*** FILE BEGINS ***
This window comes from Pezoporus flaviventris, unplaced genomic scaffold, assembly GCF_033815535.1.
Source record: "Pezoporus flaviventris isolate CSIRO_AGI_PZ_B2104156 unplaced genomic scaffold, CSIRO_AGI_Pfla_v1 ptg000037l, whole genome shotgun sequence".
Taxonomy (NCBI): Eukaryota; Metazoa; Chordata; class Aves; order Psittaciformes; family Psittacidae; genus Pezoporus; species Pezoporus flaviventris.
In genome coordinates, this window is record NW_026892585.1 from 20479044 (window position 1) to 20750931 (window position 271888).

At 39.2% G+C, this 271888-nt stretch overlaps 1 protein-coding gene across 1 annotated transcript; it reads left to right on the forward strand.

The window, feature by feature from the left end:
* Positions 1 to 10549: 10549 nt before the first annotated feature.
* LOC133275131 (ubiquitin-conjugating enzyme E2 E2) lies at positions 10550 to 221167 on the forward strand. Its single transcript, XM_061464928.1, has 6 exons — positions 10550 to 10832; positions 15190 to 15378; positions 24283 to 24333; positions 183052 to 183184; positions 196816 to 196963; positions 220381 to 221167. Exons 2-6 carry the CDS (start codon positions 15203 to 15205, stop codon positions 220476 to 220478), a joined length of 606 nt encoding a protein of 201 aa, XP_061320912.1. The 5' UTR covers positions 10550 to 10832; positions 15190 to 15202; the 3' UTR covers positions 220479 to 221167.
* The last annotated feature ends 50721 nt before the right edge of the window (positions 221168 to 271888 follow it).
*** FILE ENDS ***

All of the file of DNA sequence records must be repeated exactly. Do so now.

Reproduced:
This window comes from Pezoporus flaviventris, unplaced genomic scaffold, assembly GCF_033815535.1.
Source record: "Pezoporus flaviventris isolate CSIRO_AGI_PZ_B2104156 unplaced genomic scaffold, CSIRO_AGI_Pfla_v1 ptg000037l, whole genome shotgun sequence".
Taxonomy (NCBI): Eukaryota; Metazoa; Chordata; class Aves; order Psittaciformes; family Psittacidae; genus Pezoporus; species Pezoporus flaviventris.
In genome coordinates, this window is record NW_026892585.1 from 20479044 (window position 1) to 20750931 (window position 271888).

At 39.2% G+C, this 271888-nt stretch overlaps 1 protein-coding gene across 1 annotated transcript; it reads left to right on the forward strand.

The window, feature by feature from the left end:
* Positions 1 to 10549: 10549 nt before the first annotated feature.
* LOC133275131 (ubiquitin-conjugating enzyme E2 E2) lies at positions 10550 to 221167 on the forward strand. Its single transcript, XM_061464928.1, has 6 exons — positions 10550 to 10832; positions 15190 to 15378; positions 24283 to 24333; positions 183052 to 183184; positions 196816 to 196963; positions 220381 to 221167. Exons 2-6 carry the CDS (start codon positions 15203 to 15205, stop codon positions 220476 to 220478), a joined length of 606 nt encoding a protein of 201 aa, XP_061320912.1. The 5' UTR covers positions 10550 to 10832; positions 15190 to 15202; the 3' UTR covers positions 220479 to 221167.
* The last annotated feature ends 50721 nt before the right edge of the window (positions 221168 to 271888 follow it).